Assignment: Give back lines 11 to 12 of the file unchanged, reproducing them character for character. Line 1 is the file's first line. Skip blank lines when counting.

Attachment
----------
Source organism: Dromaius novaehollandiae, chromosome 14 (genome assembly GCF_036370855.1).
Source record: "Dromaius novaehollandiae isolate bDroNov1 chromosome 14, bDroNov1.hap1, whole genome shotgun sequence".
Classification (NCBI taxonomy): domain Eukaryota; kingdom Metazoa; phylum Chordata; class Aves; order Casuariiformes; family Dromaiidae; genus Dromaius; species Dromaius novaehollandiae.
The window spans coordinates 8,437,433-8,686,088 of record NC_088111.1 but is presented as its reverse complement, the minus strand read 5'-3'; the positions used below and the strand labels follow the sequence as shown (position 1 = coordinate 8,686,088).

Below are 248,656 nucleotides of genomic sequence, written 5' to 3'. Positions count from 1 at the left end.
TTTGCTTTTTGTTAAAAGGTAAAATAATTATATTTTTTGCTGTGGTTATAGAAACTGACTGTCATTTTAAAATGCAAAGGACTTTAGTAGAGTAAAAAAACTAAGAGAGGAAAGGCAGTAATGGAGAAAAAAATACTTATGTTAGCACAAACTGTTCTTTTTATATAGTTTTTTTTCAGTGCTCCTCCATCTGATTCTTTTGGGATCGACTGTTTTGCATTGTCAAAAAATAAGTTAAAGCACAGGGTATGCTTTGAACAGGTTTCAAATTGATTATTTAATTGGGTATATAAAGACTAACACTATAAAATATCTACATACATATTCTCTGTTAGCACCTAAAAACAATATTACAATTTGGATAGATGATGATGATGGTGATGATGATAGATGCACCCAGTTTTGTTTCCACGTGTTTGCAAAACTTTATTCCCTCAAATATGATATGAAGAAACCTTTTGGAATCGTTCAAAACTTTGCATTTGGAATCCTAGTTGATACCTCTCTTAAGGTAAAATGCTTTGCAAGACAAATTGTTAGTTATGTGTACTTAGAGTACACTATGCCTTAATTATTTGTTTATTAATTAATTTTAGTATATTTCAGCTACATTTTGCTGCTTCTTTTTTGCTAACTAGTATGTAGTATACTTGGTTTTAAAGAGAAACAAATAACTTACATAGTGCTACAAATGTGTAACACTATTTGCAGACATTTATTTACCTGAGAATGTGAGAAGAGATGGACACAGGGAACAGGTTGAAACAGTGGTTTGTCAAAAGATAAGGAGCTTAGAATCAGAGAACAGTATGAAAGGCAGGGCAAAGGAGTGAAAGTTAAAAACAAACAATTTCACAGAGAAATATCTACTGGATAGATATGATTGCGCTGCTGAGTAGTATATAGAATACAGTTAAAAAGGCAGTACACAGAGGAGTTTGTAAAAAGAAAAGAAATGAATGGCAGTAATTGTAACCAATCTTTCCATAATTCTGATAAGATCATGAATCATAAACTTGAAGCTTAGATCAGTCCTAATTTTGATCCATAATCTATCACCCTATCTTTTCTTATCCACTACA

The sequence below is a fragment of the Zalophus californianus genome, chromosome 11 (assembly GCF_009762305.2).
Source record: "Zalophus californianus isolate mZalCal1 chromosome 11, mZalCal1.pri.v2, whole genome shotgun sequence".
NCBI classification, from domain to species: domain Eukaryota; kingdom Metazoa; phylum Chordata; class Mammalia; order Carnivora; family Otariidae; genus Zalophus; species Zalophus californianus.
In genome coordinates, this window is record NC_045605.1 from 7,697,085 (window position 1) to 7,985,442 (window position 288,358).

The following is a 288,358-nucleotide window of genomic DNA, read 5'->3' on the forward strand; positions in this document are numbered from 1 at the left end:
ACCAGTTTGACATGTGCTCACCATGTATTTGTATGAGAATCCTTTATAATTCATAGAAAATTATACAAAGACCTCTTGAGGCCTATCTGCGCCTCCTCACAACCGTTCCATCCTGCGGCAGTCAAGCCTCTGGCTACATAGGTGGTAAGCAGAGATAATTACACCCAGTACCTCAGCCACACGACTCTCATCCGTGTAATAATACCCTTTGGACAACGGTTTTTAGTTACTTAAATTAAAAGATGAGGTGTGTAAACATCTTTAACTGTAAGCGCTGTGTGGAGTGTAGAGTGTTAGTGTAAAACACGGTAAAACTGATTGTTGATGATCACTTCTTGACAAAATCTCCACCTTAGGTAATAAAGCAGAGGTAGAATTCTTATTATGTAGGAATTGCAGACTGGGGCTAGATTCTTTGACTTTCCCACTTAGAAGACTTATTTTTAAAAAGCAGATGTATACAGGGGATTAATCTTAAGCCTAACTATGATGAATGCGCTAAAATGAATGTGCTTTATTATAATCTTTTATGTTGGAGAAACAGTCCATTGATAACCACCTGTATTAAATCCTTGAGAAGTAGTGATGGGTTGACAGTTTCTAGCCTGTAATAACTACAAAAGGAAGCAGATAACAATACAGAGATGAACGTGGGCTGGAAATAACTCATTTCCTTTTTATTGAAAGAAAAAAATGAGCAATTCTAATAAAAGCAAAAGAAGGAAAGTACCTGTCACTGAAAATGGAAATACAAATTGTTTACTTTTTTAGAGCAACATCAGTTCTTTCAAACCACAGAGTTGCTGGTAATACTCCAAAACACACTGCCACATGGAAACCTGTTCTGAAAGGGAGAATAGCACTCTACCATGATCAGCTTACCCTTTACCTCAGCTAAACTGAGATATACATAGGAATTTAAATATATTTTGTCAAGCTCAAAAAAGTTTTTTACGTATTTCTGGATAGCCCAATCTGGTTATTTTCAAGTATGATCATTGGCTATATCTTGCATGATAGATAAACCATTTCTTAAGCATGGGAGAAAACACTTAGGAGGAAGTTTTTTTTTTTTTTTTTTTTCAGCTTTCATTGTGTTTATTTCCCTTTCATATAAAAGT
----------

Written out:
The following is a 288,358-nucleotide window of genomic DNA, read 5'->3' on the forward strand; positions in this document are numbered from 1 at the left end:
ACCAGTTTGACATGTGCTCACCATGTATTTGTATGAGAATCCTTTATAATTCATAGAAAATTATACAAAGACCTCTTGAGGCCTATCTGCGCCTCCTCACAACCGTTCCATCCTGCGGCAGTCAAGCCTCTGGCTACATAGGTGGTAAGCAGAGATAATTACACCCAGTACCTCAGCCACACGACTCTCATCCGTGTAATAATACCCTTTGGACAACGGTTTTTAGTTACTTAAATTAAAAGATGAGGTGTGTAAACATCTTTAACTGTAAGCGCTGTGTGGAGTGTAGAGTGTTAGTGTAAAACACGGTAAAACTGATTGTTGATGATCACTTCTTGACAAAATCTCCACCTTAGGTAATAAAGCAGAGGTAGAATTCTTATTATGTAGGAATTGCAGACTGGGGCTAGATTCTTTGACTTTCCCACTTAGAAGACTTATTTTTAAAAAGCAGATGTATACAGGGGATTAATCTTAAGCCTAACTATGATGAATGCGCTAAAATGAATGTGCTTTATTATAATCTTTTATGTTGGAGAAACAGTCCATTGATAACCACCTGTATTAAATCCTTGAGAAGTAGTGATGGGTTGACAGTTTCTAGCCTGTAATAACTACAAAAGGAAGCAGATAACAATACAGAGATGAACGTGGGCTGGAAATAACTCATTTCCTTTTTATTGAAAGAAAAAAATGAGCAATTCTAATAAAAGCAAAAGAAGGAAAGTACCTGTCACTGAAAATGGAAATACAAATTGTTTACTTTTTTAGAGCAACATCAGTTCTTTCAAACCACAGAGTTGCTGGTAATACTCCAAAACACACTGCCACATGGAAACCTGTTCTGAAAGGGAGAATAGCACTCTACCATGATCAGCTTACCCTTTACCTCAGCTAAACTGAGATATACATAGGAATTTAAATATATTTTGTCAAGCTCAAAAAAGTTTTTTACGTATTTCTGGATAGCCCAATCTGGTTATTTTCAAGTATGATCATTGGCTATATCTTGCATGATAGATAAACCATTTCTTAAGCATGGGAGAAAACACTTAGGAGGAAGTTTTTTTTTTTTTTTTTTTTCAGCTTTCATTGTGTTTATTTCCCTTTCATATAAAAGT